Scottish voters on Thursday chose to keep Scotland a part of the United Kingdom in a referendum on independence. Before the vote, independence movements in the U.S. looked to the Scottish secession campaign for inspiration—now, in the aftermath of the failed secession, the same groups are considering the lessons they can learn from Scotland's experience.
Despite the ten percent margin between the no and yes votes, some independence movements stateside are far from disappointed. "This development should encourage other nationalist and independence movements in Europe, America, and elsewhere to keep on pushing toward their goals," said Michael Hill, president of the League of the South, a secessionist movement that advocates for a "free and independent Southern republic." The Southern Poverty Law Center designates the League of the South as a neo-Confederate hate group.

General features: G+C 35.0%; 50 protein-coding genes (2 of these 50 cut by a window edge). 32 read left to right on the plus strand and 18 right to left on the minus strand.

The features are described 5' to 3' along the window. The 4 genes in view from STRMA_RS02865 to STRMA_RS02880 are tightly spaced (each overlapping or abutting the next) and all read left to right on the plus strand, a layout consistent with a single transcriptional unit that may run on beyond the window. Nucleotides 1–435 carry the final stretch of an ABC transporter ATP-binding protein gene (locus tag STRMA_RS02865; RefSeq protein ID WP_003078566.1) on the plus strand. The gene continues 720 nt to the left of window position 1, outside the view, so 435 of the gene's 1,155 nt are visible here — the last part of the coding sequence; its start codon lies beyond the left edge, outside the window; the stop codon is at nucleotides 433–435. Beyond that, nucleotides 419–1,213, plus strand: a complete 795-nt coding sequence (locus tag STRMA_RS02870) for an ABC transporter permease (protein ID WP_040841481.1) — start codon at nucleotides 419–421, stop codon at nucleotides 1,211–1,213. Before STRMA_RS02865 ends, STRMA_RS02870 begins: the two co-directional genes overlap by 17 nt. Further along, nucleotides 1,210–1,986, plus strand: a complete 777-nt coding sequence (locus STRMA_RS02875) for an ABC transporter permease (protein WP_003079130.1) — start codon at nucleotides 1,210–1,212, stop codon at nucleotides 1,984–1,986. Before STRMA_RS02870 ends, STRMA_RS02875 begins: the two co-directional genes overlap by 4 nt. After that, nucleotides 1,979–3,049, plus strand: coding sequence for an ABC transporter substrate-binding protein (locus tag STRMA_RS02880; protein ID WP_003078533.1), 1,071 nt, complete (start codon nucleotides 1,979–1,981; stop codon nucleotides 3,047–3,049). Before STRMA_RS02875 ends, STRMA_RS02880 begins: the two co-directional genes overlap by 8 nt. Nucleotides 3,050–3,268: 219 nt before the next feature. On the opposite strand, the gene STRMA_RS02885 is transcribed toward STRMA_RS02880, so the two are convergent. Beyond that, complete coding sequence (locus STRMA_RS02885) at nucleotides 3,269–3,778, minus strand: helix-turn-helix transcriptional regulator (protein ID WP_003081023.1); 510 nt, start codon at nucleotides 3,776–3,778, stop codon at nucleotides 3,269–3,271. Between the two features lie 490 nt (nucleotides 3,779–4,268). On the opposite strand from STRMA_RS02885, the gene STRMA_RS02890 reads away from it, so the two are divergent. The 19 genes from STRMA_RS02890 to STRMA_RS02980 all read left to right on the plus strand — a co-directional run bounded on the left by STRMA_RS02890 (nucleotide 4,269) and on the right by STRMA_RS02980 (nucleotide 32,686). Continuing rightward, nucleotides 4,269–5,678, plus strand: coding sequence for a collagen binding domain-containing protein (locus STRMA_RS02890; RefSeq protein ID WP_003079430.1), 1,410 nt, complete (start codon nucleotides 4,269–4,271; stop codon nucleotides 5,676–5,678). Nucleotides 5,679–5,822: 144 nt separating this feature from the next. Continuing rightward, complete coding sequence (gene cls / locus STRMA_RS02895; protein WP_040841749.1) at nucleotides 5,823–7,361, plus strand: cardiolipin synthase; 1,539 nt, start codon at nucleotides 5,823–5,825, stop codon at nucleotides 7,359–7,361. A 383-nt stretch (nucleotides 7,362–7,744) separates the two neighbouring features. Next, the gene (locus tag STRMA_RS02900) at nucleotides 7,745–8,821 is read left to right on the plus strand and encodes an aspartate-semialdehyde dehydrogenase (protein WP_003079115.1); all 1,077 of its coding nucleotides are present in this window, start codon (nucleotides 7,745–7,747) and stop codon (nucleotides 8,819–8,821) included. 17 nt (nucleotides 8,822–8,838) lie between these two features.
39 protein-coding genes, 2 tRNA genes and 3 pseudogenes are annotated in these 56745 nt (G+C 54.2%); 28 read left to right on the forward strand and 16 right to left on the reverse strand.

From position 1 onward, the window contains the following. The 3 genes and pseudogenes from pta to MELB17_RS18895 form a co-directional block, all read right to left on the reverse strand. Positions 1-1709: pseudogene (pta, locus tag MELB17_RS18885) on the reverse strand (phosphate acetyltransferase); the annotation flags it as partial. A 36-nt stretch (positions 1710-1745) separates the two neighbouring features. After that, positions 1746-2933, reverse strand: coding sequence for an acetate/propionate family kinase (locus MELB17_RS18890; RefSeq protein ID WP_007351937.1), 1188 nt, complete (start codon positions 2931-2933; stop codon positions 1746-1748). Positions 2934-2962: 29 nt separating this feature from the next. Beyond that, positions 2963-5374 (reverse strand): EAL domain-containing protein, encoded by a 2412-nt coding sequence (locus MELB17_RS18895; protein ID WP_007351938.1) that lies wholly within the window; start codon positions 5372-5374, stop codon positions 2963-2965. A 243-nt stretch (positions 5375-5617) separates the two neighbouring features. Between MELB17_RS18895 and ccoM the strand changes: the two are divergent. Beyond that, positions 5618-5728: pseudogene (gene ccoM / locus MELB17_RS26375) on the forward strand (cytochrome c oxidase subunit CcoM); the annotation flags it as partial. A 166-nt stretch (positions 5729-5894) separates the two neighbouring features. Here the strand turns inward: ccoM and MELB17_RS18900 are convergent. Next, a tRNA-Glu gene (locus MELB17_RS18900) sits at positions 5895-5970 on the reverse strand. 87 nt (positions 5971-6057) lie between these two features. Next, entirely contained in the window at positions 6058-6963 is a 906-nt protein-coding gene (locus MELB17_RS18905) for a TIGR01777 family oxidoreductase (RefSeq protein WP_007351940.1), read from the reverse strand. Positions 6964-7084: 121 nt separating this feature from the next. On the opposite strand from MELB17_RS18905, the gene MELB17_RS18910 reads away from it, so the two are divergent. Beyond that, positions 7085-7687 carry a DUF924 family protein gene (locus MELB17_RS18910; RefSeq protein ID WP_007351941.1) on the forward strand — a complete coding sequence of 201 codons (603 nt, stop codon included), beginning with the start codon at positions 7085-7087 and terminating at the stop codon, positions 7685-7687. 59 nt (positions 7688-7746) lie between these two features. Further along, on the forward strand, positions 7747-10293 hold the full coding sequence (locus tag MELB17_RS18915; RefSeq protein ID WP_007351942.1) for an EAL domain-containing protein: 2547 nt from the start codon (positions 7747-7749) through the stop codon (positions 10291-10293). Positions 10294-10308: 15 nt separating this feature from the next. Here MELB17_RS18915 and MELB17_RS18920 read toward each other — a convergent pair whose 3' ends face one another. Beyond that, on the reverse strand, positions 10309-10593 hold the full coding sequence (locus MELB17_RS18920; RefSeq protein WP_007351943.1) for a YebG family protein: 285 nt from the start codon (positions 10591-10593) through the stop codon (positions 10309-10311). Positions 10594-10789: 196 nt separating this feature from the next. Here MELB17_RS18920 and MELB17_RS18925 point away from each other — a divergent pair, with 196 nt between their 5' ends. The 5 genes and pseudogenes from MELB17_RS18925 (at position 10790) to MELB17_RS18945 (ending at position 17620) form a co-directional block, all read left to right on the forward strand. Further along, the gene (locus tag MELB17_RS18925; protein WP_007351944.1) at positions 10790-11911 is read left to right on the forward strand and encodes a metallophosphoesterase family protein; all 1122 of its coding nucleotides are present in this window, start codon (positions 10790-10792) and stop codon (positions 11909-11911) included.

The mere fact that Scottish voters were given the power to decide their own fate at the ballot box is what excites some of these groups. That the independence campaign made pro-union politicians extremely jumpy in the lead-up to the vote as they made significant gains in the polls is only icing on the cake.
"The Scots have proved to the world that 'secession' is a legitimate and viable political option for smaller states enmeshed in larger imperial realities to consider," Rob Williams, publisher of an independent-minded online journal about Vermont, wrote in a statement.